Author: Jacqui

Jacqui Murray has been teaching K-18 technology for 30 years. She is the editor/author of over a hundred tech ed resources including a K-12 technology curriculum, K-8 keyboard curriculum, K-8 Digital Citizenship curriculum. She is an adjunct professor in tech ed, Master Teacher, webmaster for four blogs, an Amazon Vine Voice, CSTA presentation reviewer, freelance journalist on tech ed topics, contributor to NEA Today, and author of the tech thrillers, To Hunt a Sub and Twenty-four Days. You can find her resources at Structured Learning.
tech q & a

Dear Otto: How Can Students Keep Track of Passwords?

[caption id="attachment_7341" align="alignright" width="176"]tech questions Do you have a tech question?[/caption]

Dear Otto is an occasional column where I answer questions I get from readers about teaching tech. If you have a question, please complete the form below and I’ll answer it here. For your privacy, I use only first names.

Here’s a great question I got from Kaylene in Ohio:

How do you teach students to keep track of the many usernames and passwords they will need when using all of the great web 2.0 tools? I personally use an encrypted Excel file, but what do you suggest for students in K-8?

Hi Kaylene

Great question. Here’s what I do for K-5: I have a binder by each station in the computer lab with a template for recording UN and PW for all accounts. This isn’t private (anyone could look in the binders), but most accounts don’t require any degree of security. The process is to get students used to tracking log-ins, that they have a source to check when they need a log-in. I do ask that each UN and PW be different so they acclimate to that and figure out a logic to accomplishing that which works for them. For example, they might come up with a sentence where they use the first letter of each word as the PW with some combination of number/symbol appended to the front or back.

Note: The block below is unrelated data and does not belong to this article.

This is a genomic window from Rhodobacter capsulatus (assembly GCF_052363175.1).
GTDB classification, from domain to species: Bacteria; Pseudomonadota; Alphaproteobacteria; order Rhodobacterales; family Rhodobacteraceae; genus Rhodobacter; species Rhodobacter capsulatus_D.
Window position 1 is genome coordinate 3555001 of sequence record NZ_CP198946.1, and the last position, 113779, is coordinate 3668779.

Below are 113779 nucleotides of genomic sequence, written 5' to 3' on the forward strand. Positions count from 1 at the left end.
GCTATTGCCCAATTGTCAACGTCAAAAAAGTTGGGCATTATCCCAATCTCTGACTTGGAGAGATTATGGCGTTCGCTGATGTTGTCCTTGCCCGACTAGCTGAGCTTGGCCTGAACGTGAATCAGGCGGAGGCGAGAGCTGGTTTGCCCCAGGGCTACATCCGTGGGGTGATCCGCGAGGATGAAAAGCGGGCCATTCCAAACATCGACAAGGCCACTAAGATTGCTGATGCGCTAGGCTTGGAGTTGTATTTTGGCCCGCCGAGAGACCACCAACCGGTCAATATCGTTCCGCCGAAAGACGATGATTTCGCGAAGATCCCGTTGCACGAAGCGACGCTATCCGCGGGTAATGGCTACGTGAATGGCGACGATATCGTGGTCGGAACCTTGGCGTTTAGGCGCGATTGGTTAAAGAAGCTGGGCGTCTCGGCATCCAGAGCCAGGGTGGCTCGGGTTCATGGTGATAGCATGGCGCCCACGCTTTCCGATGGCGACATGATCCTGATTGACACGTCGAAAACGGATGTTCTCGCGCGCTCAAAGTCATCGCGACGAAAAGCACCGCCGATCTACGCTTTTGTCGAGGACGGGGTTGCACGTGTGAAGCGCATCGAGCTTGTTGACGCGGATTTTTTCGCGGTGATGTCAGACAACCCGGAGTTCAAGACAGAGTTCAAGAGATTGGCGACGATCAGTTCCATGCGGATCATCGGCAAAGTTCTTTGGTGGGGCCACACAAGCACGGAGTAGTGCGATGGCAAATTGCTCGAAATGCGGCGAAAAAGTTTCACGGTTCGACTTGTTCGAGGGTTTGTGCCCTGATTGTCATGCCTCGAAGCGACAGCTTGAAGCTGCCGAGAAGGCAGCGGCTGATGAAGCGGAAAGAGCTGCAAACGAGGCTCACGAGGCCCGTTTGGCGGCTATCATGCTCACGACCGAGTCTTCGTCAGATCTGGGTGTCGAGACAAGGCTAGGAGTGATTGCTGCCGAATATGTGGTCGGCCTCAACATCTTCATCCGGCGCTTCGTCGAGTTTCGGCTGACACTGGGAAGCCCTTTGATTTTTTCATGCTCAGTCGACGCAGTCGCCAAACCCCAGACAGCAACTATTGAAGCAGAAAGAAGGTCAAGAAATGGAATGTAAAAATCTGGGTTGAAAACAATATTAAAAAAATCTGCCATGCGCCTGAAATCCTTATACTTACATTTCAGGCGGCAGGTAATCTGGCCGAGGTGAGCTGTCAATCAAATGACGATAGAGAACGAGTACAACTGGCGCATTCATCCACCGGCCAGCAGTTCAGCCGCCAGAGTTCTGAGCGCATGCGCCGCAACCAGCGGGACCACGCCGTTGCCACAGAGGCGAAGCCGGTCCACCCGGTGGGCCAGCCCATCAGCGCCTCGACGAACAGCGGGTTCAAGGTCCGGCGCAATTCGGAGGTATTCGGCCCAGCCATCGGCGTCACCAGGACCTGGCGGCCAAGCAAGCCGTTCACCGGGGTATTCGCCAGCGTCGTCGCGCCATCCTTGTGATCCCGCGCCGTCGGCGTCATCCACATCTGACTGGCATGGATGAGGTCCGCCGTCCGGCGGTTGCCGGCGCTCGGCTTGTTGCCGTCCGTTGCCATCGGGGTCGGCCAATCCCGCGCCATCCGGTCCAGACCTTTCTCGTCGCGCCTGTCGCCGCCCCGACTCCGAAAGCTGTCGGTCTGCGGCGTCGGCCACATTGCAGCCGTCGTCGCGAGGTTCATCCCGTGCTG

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tech education

Tech Tip #41: Repair Your Computer With System Restore

As a working technology teacher, I get hundreds of questions from parents about their home computers, how to do stuff, how to solve problems. Each Tuesday, I’ll share one of those with you. They’re always brief and always focused. Enjoy!

Q: I don’t know what I did, but my computer doesn’t run right anymore. What can I do?

A: With access to the internet, computer malfunctions have become more prevalent than ever. Sometimes you download a program–or your child mistakenly pushes a button that allows malware on your computer. Suddenly, through no fault of your own, things just aren’t working right anymore.

This is so common that Microsoft has a program called System Restore on every computer with Windows operating system. System Restore is a utility that allows users to restore their Windows configurations to a previous state. While System Restore is often associated with providing recovery when driver or software installations go awry, it can really shine when spyware or other malevolent software compromises user machines. In many situations, this handy utility can roll back afflicted machines to a completely uninfected state. Of course, System Restore can work only when it is turned on and cataloging system states, so make sure it’s enabled on all user machines.

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tech q & a

Dear Otto: How do I prevent printer pandemonium?

[caption id="attachment_7341" align="alignright" width="176"]tech questions Do you have a tech question?[/caption]

Dear Otto is an occasional column where I answer questions I get from readers about teaching tech. If you have a question, please complete the form below and I’ll answer it here. For your privacy, I use only first names.

Here’s a great question I got from Cheryl in Indiana:

It seems that my well-structured primary tech classrooms fall apart when it is time to print. Some students just keep pushing Print & end up printing multiple copies, 25 students scramble to the printer to collect their printouts. Total chaos! Any ideas?

I have a two-step solution to that:

  • Teach them how to print. I take lesson time to show them the print box, all the varied spots where things can be changed, and how to do it right. After that, I know it’s not lack of knowledge causing the problems
  • I don’t let them go to the printer. First, it gets to be the lab water cooler–everyone hanging out back there, chatting, while they wait for the stuff to print. That’s no good. Second, I’ can’t monitor that everything printed is appropriate if they’re taking papers from the printer. Third, if they print more than one, I want to chat with them about it.
  • Consistent offenders aren’t allowed to print. I’ll email it to parents/teacher, but they lose the privilege

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Definition of ‘Teacher’

990536_class_roomI got this from one of my Christian friends. Thought I’d share: